#Helper funciton to insert "sudo" if succeeding command is invoked a non-root user
    case ${UID} in
        0) echo "" ;;
        *) echo "sudo " ;;

$(runas_root) launchctl unload -w /System/Library/LaunchDaemons/
bridge_if=$( $(runas_root) ifconfig bridge create)
$(runas_root) ifconfig ${bridge_if} addm ${if1} addm ${if2} up
$(runas_root) launchctl load -w /System/Library/LaunchDaemons/
echo "#############################################################################"
ifconfig >> /tmp/ifconfig.out

Reboot and make sure it all works on start up

Happy hacking...


  1. Hi there,

    thanks for the writeup. I was able to establish the bridge using the internal wired Ethernet en0 and an external USB-to-Ethernet adapter en4. en0 is the main connection to the network and en4 connects a single other device (Elgato Netstream 4Sat).

    The part that is working: The Netstream behind en4 gets a proper DHCP IP through the bridge. I can ping and access the Netstream from other devices in the network (e.g. iPad in the Wifi).

    The part that is not working: I cannot ping or access the Netstream behind en4 from the Mac Mini itself that has the bridge configured on it. I assume this is related to the routes on the Mac. Do you have any idea on this?


    1. Hard to say. If it’s bridged properly your routes shouldn’t matter provided that you have them pulling from addresses on the same subnet. Feel free to email me your configs and the output of ifconfig -a and netstat -nr

  2. Many, many thanks for your help! I have been looking for this solution for a few years and yours seems to be the only place it exists.
    I do have a problem, though: I am using a mid-2007 iMac running Mavericks (10.9.4) and have implemented the steps above to create the bridge (but not the startup script.) My iPhone gets the same address as my iPad ( using DHCP. I have set the en0 to static and the Network Pref panel shows en1 with an IP of - self-assigned. I can not see my iMac from my iPhone but can see my Apple TV (both via an airport attached to my cable modem and on the 10.0.1.x net.) I'm not a net expert by any means so I am stumped. Any help would be appreciated. I don't have your email address or I would attach the outputs mentioned above.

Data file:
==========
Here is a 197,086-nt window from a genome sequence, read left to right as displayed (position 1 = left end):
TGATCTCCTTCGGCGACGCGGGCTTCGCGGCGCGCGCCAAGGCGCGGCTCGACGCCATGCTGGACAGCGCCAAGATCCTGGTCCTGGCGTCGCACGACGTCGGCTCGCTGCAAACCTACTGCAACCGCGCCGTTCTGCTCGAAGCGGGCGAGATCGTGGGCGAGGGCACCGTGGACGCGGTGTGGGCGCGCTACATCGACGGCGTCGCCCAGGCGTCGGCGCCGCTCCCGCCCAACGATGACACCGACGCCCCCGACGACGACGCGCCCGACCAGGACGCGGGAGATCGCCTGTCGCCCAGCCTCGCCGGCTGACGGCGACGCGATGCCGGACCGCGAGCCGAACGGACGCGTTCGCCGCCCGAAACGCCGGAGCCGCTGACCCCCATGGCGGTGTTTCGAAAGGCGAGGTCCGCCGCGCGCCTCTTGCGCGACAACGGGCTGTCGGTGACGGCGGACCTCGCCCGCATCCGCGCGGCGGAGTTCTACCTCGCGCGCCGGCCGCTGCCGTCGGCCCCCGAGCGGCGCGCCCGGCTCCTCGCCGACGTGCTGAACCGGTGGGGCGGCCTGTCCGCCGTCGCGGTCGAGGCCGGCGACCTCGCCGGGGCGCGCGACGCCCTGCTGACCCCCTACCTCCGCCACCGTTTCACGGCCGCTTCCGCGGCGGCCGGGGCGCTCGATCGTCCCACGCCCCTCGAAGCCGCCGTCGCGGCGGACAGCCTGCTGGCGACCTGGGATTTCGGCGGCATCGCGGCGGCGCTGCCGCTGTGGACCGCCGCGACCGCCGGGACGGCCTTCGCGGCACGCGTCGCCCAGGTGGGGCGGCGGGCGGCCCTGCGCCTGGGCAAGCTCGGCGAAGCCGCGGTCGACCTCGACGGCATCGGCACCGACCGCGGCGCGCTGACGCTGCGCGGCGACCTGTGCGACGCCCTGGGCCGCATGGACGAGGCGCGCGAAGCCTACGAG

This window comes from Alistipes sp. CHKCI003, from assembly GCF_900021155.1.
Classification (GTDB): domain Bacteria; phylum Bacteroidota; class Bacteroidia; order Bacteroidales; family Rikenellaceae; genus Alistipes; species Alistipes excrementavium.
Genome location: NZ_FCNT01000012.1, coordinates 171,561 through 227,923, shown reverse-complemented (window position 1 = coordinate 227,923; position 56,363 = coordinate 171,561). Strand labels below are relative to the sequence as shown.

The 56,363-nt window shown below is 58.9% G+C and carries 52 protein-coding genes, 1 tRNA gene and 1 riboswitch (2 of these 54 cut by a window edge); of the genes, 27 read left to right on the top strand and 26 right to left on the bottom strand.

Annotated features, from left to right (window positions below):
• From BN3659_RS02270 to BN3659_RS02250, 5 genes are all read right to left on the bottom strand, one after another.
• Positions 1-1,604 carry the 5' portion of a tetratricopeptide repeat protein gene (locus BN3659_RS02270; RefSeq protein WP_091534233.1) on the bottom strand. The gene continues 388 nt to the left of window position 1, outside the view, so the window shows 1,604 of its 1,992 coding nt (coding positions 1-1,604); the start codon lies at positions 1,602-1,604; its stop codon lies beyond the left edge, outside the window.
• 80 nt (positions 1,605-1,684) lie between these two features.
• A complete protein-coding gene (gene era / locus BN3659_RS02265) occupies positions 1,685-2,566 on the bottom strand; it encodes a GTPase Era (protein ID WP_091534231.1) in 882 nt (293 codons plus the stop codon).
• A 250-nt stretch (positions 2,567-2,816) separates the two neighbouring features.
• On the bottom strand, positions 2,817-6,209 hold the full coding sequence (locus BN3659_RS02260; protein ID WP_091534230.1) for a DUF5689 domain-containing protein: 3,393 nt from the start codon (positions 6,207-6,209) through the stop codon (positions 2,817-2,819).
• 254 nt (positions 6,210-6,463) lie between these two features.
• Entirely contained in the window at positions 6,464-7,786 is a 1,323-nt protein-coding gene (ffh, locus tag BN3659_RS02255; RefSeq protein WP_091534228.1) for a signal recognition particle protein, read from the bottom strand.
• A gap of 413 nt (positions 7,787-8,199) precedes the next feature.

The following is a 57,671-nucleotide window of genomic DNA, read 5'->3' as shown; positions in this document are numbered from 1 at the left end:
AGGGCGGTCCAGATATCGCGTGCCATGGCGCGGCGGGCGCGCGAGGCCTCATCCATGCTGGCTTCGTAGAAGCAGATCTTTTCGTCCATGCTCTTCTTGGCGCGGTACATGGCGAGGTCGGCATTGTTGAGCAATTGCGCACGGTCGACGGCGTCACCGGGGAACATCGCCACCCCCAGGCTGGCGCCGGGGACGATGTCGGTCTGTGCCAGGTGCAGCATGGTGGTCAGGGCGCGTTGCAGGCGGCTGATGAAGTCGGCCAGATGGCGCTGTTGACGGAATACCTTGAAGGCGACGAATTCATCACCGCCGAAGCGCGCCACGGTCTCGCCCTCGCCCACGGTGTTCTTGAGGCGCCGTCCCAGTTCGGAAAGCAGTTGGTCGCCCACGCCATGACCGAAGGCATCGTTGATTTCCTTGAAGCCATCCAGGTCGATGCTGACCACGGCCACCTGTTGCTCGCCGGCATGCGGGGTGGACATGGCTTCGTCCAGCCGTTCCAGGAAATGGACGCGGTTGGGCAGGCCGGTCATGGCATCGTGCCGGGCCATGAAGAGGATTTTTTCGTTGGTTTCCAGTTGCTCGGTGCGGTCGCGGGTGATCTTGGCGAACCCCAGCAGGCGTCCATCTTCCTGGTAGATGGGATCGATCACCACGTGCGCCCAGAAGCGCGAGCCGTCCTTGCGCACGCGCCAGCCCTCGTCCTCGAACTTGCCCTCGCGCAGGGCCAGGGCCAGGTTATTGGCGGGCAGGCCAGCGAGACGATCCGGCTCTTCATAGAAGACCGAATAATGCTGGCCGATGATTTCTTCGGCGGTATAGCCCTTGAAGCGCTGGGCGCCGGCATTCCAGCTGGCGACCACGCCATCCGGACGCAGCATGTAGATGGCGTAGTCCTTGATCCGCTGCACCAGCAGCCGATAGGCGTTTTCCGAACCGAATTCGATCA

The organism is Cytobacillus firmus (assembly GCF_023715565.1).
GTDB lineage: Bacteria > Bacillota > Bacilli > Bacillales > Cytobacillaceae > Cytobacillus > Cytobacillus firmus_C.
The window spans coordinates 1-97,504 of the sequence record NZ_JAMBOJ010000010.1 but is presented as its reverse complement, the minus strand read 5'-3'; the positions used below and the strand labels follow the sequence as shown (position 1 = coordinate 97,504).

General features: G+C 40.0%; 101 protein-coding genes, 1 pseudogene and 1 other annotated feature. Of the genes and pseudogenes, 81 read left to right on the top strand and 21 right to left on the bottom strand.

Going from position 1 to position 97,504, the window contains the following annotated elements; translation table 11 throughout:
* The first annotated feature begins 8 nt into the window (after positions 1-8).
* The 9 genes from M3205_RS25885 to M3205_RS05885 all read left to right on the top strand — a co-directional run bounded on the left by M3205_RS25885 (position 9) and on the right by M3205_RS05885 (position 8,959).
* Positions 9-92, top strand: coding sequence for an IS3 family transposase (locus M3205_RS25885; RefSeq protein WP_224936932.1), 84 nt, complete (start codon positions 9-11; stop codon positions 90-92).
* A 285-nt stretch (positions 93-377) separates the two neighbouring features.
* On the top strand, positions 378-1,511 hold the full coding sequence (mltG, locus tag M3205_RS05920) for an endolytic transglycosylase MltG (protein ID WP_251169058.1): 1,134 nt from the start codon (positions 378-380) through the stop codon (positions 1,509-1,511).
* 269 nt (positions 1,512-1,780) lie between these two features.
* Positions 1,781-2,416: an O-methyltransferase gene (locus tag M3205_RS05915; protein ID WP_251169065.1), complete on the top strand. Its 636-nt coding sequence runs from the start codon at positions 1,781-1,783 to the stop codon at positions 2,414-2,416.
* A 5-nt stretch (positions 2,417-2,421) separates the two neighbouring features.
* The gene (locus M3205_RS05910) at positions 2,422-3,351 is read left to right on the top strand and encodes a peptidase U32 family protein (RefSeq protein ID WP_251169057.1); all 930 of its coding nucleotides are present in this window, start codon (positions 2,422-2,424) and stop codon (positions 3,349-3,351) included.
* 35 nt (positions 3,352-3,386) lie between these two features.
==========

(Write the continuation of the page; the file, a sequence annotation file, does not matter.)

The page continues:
Also, where would I put the start-up script?
    Many thanks

  3. Tried this repeatedly and can't get it to work. The only thing I get up and running is regular Internet Sharing (i.e. a network that can't be reached from the outside unless you setup routing to that network). Seems from the other commenters they have similar problems. I am yet to find a solution to setting up a bridge on a Mac between two networks.

    1. To follow up on my original comment further up. I got it to work with these three commands. The Internet Sharing is disabled all the time:

      sudo ifconfig bridge create
      sudo ifconfig bridge0 addm en0 addm en3 up
      sudo ipconfig set bridge0 DHCP

      Hope this helps,

  4. Cant get it working, the bridge interface appears with the 2 physical interfaces allocated.. but there is no connectivity inbetween (on DHCP or IP)

    0: flags=8963 mtu 1500
    ether 00:25:4b:b4:1c:5e
    nd6 options=1
    media: autoselect (1000baseT )
    status: active
    en1: flags=8963 mtu 1500
    ether 00:25:00:f6:a3:12
    inet6 fe80::225:ff:fef6:a312%en1 prefixlen 64 scopeid 0x5
    inet netmask 0xffffff00 broadcast
    nd6 options=1
    media: autoselect
    status: active
    fw0: flags=8863 mtu 4078
    lladdr 00:25:4b:ff:fe:b4:1c:5e
    nd6 options=1
    media: autoselect
    status: inactive
    bridge0: flags=8863 mtu 1500
    ether 02:25:4b:4b:9f:00
    id 0:0:0:0:0:0 priority 0 hellotime 0 fwddelay 0
    maxage 0 holdcnt 0 proto stp maxaddr 100 timeout 1200
    root id 0:0:0:0:0:0 priority 0 ifcost 0 port 0
    ipfilter disabled flags 0x2
    member: en1 flags=3
    ifmaxaddr 0 port 5 priority 0 path cost 0
    member: en0 flags=3
    ifmaxaddr 0 port 4 priority 0 path cost 0
    media: autoselect
    status: active

    Any help would be greatly appreciated!!!

  5. Apparently Apple within OS X 10.10.x somewhere change the code for wi-fi so that this no longer works. Is there any possibility that you could update this so it would work in that environment?

    Many thanks-

  6. Thanks for the post! I looked for some more background on having a Raspberry Pi connecting trough my Macbook to the internet. In fact, I was just looking for "internet sharing" which I did not know. But the idea of creating a bridge from the command line sounds interesting. I saw some new entry in the output of "ifconfig" after I enabled internet sharing. It would be interesting to drill down even more to the concepts one day (e.g. questions: Why do I see 2 subnets 192.168.2.X and 192.168.3.X? How are routes added? What output to see when pinging the broadcast address ?)